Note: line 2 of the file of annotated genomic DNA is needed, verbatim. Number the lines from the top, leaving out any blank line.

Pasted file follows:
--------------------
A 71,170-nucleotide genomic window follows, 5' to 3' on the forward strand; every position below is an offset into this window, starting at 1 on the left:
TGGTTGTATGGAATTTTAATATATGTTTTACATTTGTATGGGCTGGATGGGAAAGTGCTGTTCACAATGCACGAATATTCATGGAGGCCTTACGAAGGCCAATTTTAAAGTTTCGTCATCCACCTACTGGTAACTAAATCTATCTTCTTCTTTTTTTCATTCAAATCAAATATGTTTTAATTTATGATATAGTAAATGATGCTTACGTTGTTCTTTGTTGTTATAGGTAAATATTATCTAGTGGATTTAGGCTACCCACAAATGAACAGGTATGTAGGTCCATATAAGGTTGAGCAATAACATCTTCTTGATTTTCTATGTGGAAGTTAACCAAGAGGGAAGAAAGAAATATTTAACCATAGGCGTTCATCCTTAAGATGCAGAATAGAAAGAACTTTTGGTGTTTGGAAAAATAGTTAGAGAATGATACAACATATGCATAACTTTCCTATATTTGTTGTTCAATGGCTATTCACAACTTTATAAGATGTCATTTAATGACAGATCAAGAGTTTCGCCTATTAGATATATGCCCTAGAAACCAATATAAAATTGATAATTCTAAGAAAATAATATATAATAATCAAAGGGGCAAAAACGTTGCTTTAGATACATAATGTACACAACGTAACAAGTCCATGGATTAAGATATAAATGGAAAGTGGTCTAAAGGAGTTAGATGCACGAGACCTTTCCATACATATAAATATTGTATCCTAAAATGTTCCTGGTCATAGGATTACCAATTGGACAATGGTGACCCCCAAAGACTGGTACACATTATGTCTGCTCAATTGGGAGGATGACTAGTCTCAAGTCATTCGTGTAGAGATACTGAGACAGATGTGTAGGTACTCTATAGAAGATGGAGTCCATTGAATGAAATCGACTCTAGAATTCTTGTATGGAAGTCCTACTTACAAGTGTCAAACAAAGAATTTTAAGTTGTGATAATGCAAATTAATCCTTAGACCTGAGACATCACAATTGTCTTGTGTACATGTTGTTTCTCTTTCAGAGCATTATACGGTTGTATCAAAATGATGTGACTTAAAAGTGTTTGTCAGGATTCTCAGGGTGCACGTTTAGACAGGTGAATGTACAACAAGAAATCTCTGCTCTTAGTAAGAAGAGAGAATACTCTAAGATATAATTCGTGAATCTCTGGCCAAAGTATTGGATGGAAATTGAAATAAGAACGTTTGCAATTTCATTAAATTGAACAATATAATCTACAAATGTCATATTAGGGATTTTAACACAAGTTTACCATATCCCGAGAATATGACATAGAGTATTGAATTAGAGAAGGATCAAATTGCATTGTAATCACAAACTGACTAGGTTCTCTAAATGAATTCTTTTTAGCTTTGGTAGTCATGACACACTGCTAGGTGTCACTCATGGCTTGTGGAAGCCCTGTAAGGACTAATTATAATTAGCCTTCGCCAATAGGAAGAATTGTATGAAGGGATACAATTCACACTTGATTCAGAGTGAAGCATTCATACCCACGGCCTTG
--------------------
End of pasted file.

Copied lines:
TGGTTGTATGGAATTTTAATATATGTTTTACATTTGTATGGGCTGGATGGGAAAGTGCTGTTCACAATGCACGAATATTCATGGAGGCCTTACGAAGGCCAATTTTAAAGTTTCGTCATCCACCTACTGGTAACTAAATCTATCTTCTTCTTTTTTTCATTCAAATCAAATATGTTTTAATTTATGATATAGTAAATGATGCTTACGTTGTTCTTTGTTGTTATAGGTAAATATTATCTAGTGGATTTAGGCTACCCACAAATGAACAGGTATGTAGGTCCATATAAGGTTGAGCAATAACATCTTCTTGATTTTCTATGTGGAAGTTAACCAAGAGGGAAGAAAGAAATATTTAACCATAGGCGTTCATCCTTAAGATGCAGAATAGAAAGAACTTTTGGTGTTTGGAAAAATAGTTAGAGAATGATACAACATATGCATAACTTTCCTATATTTGTTGTTCAATGGCTATTCACAACTTTATAAGATGTCATTTAATGACAGATCAAGAGTTTCGCCTATTAGATATATGCCCTAGAAACCAATATAAAATTGATAATTCTAAGAAAATAATATATAATAATCAAAGGGGCAAAAACGTTGCTTTAGATACATAATGTACACAACGTAACAAGTCCATGGATTAAGATATAAATGGAAAGTGGTCTAAAGGAGTTAGATGCACGAGACCTTTCCATACATATAAATATTGTATCCTAAAATGTTCCTGGTCATAGGATTACCAATTGGACAATGGTGACCCCCAAAGACTGGTACACATTATGTCTGCTCAATTGGGAGGATGACTAGTCTCAAGTCATTCGTGTAGAGATACTGAGACAGATGTGTAGGTACTCTATAGAAGATGGAGTCCATTGAATGAAATCGACTCTAGAATTCTTGTATGGAAGTCCTACTTACAAGTGTCAAACAAAGAATTTTAAGTTGTGATAATGCAAATTAATCCTTAGACCTGAGACATCACAATTGTCTTGTGTACATGTTGTTTCTCTTTCAGAGCATTATACGGTTGTATCAAAATGATGTGACTTAAAAGTGTTTGTCAGGATTCTCAGGGTGCACGTTTAGACAGGTGAATGTACAACAAGAAATCTCTGCTCTTAGTAAGAAGAGAGAATACTCTAAGATATAATTCGTGAATCTCTGGCCAAAGTATTGGATGGAAATTGAAATAAGAACGTTTGCAATTTCATTAAATTGAACAATATAATCTACAAATGTCATATTAGGGATTTTAACACAAGTTTACCATATCCCGAGAATATGACATAGAGTATTGAATTAGAGAAGGATCAAATTGCATTGTAATCACAAACTGACTAGGTTCTCTAAATGAATTCTTTTTAGCTTTGGTAGTCATGACACACTGCTAGGTGTCACTCATGGCTTGTGGAAGCCCTGTAAGGACTAATTATAATTAGCCTTCGCCAATAGGAAGAATTGTATGAAGGGATACAATTCACACTTGATTCAGAGTGAAGCATTCATACCCACGGCCTTG